Organizations formulate a strategy to express an overall purpose or mission and to establish board goals and objectives that will guide the organization toward fulfillment of its mission. Primarily these objectives are certain assumptions about the size and types of workforces that will need to be acquired, trained, managed, rewarded and retained. HR strategy represents the key decisions about how these workforce assumptions will be handled. Such HR strategy may not only flow from the organization strategy but also may actually contribute directly to the formulation of the organization’s strategy.

Staffing Strategy

Staffing strategy is an outgrowth of the interplay between organization and HR strategy. It deals directly with key decisions regarding the acquisition and deployment of the organization’s workforces. Such decisions guide the development of recruitment, selection, and employment programs.

Exhibit 1.1 shows the interplays between the organization, HR, and staffing strategy. It also contains seven strategic staffing decisions that must be confronted during the strategy formulation process. While each decision is shown as an “either-or” one, each is more appropriately thought of as lying on a continuum that is anchored at each end by the either-or extremes. Each of the strategic staffing decisions is listed separately in Exhibit 1.1 (staffing strategy), though in reality, they are interrelated.


Human resource planning (HRP) is a process and a set of activities undertaken to forecast an organization’s labor demand (requirements) and internal labor supply (availabilities), to compare these projections to determine employment gaps and to develop action plans for addressing these gaps. Action plans include staffing planning. The basic elements of virtually any organization’s HRP are shown in Exhibit 1.2. As can be seen, the HRP process involves five sequential steps.

  • Determine future human resource requirements
  • Determine future human resource availabilities
  • Conducting external and internal environmental scanning
  • Reconciling requirements and availabilities—that is, determining gaps (shortages and surpluses) between the two.
  • Developing action plans to close the projected gaps.


Before Human resource planning (HRP) begins, there are several critical decisions that must be made. These decisions will shape the nature of the resultant HRP process, and they will influence the output of the process, namely, the gap estimates. The quality and potential effectiveness of the action plans developed from the gap estimates are thus at stake when these initial decisions are confronted and made.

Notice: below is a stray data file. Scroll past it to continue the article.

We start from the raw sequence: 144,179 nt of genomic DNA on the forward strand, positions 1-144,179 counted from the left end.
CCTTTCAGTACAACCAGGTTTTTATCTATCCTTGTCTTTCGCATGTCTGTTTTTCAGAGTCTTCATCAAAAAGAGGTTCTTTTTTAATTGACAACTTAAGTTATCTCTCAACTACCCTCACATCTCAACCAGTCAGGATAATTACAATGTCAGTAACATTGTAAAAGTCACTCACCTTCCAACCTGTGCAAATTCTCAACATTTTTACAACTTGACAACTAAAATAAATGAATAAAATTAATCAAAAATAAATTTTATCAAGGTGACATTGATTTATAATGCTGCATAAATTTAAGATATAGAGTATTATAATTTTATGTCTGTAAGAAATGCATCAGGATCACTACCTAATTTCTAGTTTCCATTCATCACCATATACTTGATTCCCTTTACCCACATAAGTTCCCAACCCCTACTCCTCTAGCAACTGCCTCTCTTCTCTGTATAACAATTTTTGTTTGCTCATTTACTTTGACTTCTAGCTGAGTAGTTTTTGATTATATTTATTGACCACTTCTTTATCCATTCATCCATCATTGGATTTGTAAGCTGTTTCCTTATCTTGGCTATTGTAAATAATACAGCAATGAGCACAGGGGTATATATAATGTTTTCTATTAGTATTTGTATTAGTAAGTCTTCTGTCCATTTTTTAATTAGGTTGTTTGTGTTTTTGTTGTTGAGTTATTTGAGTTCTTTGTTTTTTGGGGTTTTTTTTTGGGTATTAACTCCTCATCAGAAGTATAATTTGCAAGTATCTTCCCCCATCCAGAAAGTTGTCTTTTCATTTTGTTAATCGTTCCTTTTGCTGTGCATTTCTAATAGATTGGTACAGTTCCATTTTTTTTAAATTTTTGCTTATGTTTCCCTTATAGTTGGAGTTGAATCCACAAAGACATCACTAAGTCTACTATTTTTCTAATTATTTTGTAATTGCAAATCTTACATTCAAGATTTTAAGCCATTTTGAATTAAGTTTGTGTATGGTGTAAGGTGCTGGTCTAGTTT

Comprehensiveness of Planning: HRP often takes place as an integral part of an organization’s business planning process; this is referred to as plan-based HRP. Sudden changes in consumer’s preferences or legal requirements can wreak havoc on business plans. Organizational responses to these changes often occur in the form of special projects rather than in changes in the total business plan. Part of each response requires consideration of HR implications, however resulting in what is called project-based HRP. Planning focused on a specific employee group is referred to as population-based HRP.

Planning Time Frame: Normally plans are divided into long-term (three years and more), intermediate (one to three years), and short-term (one year or less). Organizations vary in their planning time frame, often depending on which of the three types of HRP is being undertaken. For plan-based HRP, the time frame will be the same as that of the business plan. Planning for project-based HRP varies depending on the nature of the projects involved. Population-based HRP will have varying time frames, depending on the time necessary for labor supply (internal as well as external) to become available. As an example, for top-level executives in an organization, the planning time frame will be lengthy.

Job-Categories and Levels: The unit of HRP and analysis is comprised of job categories and hierarchical levels among jobs. These job categories/level combinations and the types and paths of employee movement among them form the structure of an internal labor market. Job categories are created and used on the basis of the unit of analysis for which projected shortages and surpluses are being investigated. Hierarchical levels should be chosen so that they are consistent with or identical to the formal organizational hierarchy.

 Head Count (Current Workforce): Simply by counting the number of employees on the payroll at the beginning of the planning period may be adequate for the intended purpose. However it ignores two important distinctions, first, it ignores the amount of scheduled time worked by each employee relative to a full workweek. For example, it treats full-time employees as synonymous with part-time employees. To rectify this, an employee headcount may be made and stated in terms of full-time equivalents, or “FTEs”. The second problem with current payroll headcount is that it ignores vacancies that exist at the time of the count. Since most of such vacancies are probably so-called authorized ones, derived from previous HRP, they are better added to any headcount tallies for the current workforce.